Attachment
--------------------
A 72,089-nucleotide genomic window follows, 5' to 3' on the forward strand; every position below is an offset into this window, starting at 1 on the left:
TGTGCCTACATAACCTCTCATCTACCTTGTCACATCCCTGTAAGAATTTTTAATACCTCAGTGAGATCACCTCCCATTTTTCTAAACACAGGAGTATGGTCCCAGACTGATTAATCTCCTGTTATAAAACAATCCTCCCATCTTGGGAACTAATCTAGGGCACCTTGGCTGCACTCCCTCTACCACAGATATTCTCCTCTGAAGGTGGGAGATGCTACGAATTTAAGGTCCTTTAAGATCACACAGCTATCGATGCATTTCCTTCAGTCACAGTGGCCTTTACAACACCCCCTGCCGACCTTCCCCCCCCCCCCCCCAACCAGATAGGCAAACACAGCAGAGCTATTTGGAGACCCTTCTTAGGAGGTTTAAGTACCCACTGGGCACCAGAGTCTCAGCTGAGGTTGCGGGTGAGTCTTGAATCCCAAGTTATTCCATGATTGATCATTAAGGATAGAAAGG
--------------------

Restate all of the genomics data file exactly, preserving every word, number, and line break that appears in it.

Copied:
A 72,089-nucleotide genomic window follows, 5' to 3' on the forward strand; every position below is an offset into this window, starting at 1 on the left:
TGTGCCTACATAACCTCTCATCTACCTTGTCACATCCCTGTAAGAATTTTTAATACCTCAGTGAGATCACCTCCCATTTTTCTAAACACAGGAGTATGGTCCCAGACTGATTAATCTCCTGTTATAAAACAATCCTCCCATCTTGGGAACTAATCTAGGGCACCTTGGCTGCACTCCCTCTACCACAGATATTCTCCTCTGAAGGTGGGAGATGCTACGAATTTAAGGTCCTTTAAGATCACACAGCTATCGATGCATTTCCTTCAGTCACAGTGGCCTTTACAACACCCCCTGCCGACCTTCCCCCCCCCCCCCCCAACCAGATAGGCAAACACAGCAGAGCTATTTGGAGACCCTTCTTAGGAGGTTTAAGTACCCACTGGGCACCAGAGTCTCAGCTGAGGTTGCGGGTGAGTCTTGAATCCCAAGTTATTCCATGATTGATCATTAAGGATAGAAAGG